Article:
Mourners pray at a makeshift memorial for the victims killed in a shooting at Santa Fe High School in Santa Fe, Tex., on May 21. (Jonathan Bachman/Reuters)

TOO MANY doors. Abortion. Video games. Ritalin. Those are some of the explanations trotted out by Republicans and the National Rifle Association in the wake of Friday’s mass shooting at a high school in Santa Fe, Tex. The willingness to say anything — no matter how ludicrous — would be laughable if not for the fact that 10 people are dead and that refusing to acknowledge the role played by this country’s lax gun laws only paves the way for the next tragedy.

Most of those killed as classes were getting underway at Santa Fe High School were students looking forward to the start of summer. Among them: Jared Black, who had just turned 17 and had been planning to celebrate with a weekend pool party; Shana Fisher, a 16-year-old who found joy in art and music; Sabika Sheikh, an exchange student from Pakistan about to return home. To toss off their deaths as a result of too much Ritalin, as incoming NRA head Oliver North did, or abortions, an argument from Texas Lt. Gov. Dan Patrick (R), avoids needed discussion of issues that have resulted, as The Post reported, in more people being killed at schools in the United States this year than service members killed while serving in the military.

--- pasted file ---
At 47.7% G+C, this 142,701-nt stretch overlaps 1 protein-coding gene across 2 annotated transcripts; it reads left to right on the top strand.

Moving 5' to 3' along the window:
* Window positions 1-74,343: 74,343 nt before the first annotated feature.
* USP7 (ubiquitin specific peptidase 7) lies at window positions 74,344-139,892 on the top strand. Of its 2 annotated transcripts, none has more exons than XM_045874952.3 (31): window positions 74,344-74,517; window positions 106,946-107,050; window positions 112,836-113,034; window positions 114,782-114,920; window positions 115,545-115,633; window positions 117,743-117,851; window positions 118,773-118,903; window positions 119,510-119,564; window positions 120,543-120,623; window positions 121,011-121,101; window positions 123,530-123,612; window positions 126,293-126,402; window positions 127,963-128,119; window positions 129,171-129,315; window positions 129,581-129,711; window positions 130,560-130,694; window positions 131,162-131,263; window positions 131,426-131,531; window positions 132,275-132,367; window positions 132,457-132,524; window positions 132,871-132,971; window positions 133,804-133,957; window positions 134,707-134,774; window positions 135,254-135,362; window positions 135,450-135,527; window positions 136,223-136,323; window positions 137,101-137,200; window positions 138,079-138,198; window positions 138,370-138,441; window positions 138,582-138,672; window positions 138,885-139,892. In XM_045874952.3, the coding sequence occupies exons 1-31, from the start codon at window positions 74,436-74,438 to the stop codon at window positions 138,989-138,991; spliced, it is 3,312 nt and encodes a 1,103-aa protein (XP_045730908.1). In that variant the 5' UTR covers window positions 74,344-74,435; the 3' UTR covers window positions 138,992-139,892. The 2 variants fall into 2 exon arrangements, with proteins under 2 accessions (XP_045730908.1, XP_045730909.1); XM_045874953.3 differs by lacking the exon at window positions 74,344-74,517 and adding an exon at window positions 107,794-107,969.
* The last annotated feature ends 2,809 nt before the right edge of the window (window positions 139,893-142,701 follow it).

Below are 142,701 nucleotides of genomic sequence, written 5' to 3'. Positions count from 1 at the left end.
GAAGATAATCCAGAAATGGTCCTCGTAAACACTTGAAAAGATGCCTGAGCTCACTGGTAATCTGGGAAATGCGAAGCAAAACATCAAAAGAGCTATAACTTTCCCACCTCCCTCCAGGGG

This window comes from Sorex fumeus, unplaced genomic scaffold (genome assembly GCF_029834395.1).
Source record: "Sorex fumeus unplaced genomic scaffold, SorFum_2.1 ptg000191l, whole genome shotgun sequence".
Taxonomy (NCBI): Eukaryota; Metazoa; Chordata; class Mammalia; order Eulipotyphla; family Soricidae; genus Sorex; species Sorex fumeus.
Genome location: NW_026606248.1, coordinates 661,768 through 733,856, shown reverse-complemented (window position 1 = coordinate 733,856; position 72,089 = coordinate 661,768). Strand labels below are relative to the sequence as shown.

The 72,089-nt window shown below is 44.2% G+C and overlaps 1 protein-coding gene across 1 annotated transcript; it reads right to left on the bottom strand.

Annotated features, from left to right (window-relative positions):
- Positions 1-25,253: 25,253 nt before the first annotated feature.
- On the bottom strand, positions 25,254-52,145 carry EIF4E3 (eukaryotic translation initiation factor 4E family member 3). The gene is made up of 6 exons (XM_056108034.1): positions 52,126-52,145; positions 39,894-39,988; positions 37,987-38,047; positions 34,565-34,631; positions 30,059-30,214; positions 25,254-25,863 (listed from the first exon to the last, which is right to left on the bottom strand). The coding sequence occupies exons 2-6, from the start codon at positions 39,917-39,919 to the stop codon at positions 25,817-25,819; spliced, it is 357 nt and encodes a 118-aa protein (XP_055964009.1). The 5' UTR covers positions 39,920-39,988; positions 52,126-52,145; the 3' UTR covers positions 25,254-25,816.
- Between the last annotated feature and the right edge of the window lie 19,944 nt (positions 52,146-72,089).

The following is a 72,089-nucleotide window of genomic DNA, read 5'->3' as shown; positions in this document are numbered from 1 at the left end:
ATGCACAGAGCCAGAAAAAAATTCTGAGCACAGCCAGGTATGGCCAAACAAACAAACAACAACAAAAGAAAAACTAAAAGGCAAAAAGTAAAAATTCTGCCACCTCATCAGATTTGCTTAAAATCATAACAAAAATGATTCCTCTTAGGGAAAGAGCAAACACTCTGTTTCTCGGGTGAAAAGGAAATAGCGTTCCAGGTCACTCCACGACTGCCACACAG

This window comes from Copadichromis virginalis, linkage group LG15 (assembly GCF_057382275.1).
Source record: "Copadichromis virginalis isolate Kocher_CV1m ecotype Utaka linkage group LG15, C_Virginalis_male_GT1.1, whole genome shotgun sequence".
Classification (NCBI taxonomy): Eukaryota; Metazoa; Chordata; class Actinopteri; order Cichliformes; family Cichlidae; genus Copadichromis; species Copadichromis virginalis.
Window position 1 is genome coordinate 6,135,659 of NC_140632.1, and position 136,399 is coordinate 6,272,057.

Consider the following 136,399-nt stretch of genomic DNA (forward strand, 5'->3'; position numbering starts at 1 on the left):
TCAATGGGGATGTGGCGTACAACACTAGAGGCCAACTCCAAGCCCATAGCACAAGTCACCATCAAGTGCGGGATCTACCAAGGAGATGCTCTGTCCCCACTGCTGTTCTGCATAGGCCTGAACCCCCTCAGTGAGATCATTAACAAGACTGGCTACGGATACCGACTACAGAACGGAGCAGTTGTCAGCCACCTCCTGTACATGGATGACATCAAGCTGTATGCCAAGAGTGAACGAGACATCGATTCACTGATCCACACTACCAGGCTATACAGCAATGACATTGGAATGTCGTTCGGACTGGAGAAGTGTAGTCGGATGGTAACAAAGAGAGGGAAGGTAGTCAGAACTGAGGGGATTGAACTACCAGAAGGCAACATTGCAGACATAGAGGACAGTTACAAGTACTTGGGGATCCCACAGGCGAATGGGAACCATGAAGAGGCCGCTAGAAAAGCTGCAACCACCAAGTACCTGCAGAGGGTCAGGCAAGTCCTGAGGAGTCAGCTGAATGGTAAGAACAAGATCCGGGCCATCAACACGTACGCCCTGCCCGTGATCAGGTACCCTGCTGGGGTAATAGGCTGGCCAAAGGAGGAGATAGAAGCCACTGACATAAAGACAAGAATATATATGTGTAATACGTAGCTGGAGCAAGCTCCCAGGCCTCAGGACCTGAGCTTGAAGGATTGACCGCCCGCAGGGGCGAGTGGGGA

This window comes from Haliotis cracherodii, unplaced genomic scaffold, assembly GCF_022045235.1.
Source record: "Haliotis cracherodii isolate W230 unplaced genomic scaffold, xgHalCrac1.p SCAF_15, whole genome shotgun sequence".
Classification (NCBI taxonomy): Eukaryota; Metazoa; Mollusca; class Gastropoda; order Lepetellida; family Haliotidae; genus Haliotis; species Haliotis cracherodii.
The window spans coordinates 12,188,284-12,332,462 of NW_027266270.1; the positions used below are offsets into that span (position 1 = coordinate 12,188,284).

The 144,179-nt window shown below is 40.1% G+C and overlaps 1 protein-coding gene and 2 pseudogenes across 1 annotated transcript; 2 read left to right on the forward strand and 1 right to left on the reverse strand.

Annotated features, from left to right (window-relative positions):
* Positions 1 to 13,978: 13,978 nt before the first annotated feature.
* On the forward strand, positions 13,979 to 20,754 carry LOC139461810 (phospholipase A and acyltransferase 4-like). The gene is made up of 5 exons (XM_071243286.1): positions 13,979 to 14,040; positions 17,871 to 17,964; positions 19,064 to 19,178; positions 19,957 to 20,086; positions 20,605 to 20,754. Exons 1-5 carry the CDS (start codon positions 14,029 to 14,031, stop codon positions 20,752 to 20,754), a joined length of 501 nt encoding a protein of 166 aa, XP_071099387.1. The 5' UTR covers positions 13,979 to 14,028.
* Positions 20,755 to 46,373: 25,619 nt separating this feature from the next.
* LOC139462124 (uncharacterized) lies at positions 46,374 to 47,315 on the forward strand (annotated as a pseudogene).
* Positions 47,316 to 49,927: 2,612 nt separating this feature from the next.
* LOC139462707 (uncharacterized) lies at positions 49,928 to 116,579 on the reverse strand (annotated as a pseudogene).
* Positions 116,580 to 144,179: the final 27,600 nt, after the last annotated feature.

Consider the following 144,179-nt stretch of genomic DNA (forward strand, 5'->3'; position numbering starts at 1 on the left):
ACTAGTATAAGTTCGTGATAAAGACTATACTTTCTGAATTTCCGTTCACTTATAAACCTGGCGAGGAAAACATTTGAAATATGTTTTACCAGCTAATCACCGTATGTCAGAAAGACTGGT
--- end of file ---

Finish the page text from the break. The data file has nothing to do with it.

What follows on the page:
Friday’s school shooting underscores that there are no simple solutions. There seem to have been no clear warning signs about the suspected shooter, a 17-year-old who had made the honor roll and once played on the school football team. The weapons he allegedly used were a shotgun loaded with buckshot and a .38-caliber revolver his father had legally obtained, not a semiautomatic rifle. Opponents of gun control have seized on these factors as evidence of the futility of expanded background checks or an assault weapons ban. But it has always been understood that no single measure will be the answer for every crime.

There are some hopeful signs. Companies increasingly are concluding that guns make for bad business, and states long loath to control guns, Vermont and Florida, have enacted modest reforms. Even Texas Gov. Greg Abbott (R) conceded that thoughts and prayers — the traditional official nonresponse to mass shootings — are no longer enough. “We need to do more than just pray for the victims and their families,” he said. “It’s time in Texas that we take action to step up and make sure this tragedy is never repeated ever again in the history of the state of Texas.”

The next step is to acknowledge this reality: What sets the United States apart from the rest of the civilized world is not Ritalin or school entrances or violent video games but the astronomical number of guns and the easy access to them.